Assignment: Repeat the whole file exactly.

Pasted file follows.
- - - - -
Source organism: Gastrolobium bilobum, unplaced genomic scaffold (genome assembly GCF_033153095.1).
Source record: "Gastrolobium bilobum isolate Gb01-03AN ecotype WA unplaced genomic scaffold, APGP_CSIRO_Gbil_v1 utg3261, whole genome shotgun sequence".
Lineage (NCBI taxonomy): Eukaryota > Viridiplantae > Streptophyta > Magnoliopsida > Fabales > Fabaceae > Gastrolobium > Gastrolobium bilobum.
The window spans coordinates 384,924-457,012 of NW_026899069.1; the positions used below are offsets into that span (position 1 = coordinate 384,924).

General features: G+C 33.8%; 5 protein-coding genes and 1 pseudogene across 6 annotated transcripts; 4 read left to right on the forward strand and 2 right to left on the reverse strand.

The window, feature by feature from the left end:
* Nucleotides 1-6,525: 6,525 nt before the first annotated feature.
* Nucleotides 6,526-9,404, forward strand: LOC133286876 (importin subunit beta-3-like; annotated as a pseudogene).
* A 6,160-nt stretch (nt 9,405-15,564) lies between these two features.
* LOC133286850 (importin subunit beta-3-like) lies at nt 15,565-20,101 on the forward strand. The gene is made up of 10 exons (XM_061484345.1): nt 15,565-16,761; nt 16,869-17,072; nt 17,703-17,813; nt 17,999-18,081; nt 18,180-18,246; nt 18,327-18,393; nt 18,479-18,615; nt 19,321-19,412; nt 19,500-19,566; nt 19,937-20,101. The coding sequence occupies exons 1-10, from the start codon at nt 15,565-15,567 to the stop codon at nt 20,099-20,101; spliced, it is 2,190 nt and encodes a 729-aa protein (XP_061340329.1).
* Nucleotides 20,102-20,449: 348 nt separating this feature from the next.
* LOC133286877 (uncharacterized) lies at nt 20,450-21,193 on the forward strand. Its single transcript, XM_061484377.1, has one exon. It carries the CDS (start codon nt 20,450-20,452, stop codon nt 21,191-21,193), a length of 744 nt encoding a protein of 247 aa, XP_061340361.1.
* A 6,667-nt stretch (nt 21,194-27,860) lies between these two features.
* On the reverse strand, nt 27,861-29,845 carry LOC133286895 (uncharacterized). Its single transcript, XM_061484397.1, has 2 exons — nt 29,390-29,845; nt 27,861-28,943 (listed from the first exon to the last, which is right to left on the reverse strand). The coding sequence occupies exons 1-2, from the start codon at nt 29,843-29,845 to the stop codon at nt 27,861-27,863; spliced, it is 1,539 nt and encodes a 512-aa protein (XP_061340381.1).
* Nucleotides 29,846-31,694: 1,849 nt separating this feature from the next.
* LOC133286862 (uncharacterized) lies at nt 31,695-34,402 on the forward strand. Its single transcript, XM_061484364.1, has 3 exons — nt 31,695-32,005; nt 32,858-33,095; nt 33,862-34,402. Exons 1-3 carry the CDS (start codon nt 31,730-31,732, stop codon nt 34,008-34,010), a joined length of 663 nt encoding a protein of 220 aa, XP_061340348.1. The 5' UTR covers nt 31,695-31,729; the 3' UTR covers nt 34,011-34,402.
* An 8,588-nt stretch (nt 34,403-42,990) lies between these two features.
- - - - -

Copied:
Source organism: Gastrolobium bilobum, unplaced genomic scaffold (genome assembly GCF_033153095.1).
Source record: "Gastrolobium bilobum isolate Gb01-03AN ecotype WA unplaced genomic scaffold, APGP_CSIRO_Gbil_v1 utg3261, whole genome shotgun sequence".
Lineage (NCBI taxonomy): Eukaryota > Viridiplantae > Streptophyta > Magnoliopsida > Fabales > Fabaceae > Gastrolobium > Gastrolobium bilobum.
The window spans coordinates 384,924-457,012 of NW_026899069.1; the positions used below are offsets into that span (position 1 = coordinate 384,924).

General features: G+C 33.8%; 5 protein-coding genes and 1 pseudogene across 6 annotated transcripts; 4 read left to right on the forward strand and 2 right to left on the reverse strand.

The window, feature by feature from the left end:
* Nucleotides 1-6,525: 6,525 nt before the first annotated feature.
* Nucleotides 6,526-9,404, forward strand: LOC133286876 (importin subunit beta-3-like; annotated as a pseudogene).
* A 6,160-nt stretch (nt 9,405-15,564) lies between these two features.
* LOC133286850 (importin subunit beta-3-like) lies at nt 15,565-20,101 on the forward strand. The gene is made up of 10 exons (XM_061484345.1): nt 15,565-16,761; nt 16,869-17,072; nt 17,703-17,813; nt 17,999-18,081; nt 18,180-18,246; nt 18,327-18,393; nt 18,479-18,615; nt 19,321-19,412; nt 19,500-19,566; nt 19,937-20,101. The coding sequence occupies exons 1-10, from the start codon at nt 15,565-15,567 to the stop codon at nt 20,099-20,101; spliced, it is 2,190 nt and encodes a 729-aa protein (XP_061340329.1).
* Nucleotides 20,102-20,449: 348 nt separating this feature from the next.
* LOC133286877 (uncharacterized) lies at nt 20,450-21,193 on the forward strand. Its single transcript, XM_061484377.1, has one exon. It carries the CDS (start codon nt 20,450-20,452, stop codon nt 21,191-21,193), a length of 744 nt encoding a protein of 247 aa, XP_061340361.1.
* A 6,667-nt stretch (nt 21,194-27,860) lies between these two features.
* On the reverse strand, nt 27,861-29,845 carry LOC133286895 (uncharacterized). Its single transcript, XM_061484397.1, has 2 exons — nt 29,390-29,845; nt 27,861-28,943 (listed from the first exon to the last, which is right to left on the reverse strand). The coding sequence occupies exons 1-2, from the start codon at nt 29,843-29,845 to the stop codon at nt 27,861-27,863; spliced, it is 1,539 nt and encodes a 512-aa protein (XP_061340381.1).
* Nucleotides 29,846-31,694: 1,849 nt separating this feature from the next.
* LOC133286862 (uncharacterized) lies at nt 31,695-34,402 on the forward strand. Its single transcript, XM_061484364.1, has 3 exons — nt 31,695-32,005; nt 32,858-33,095; nt 33,862-34,402. Exons 1-3 carry the CDS (start codon nt 31,730-31,732, stop codon nt 34,008-34,010), a joined length of 663 nt encoding a protein of 220 aa, XP_061340348.1. The 5' UTR covers nt 31,695-31,729; the 3' UTR covers nt 34,011-34,402.
* An 8,588-nt stretch (nt 34,403-42,990) lies between these two features.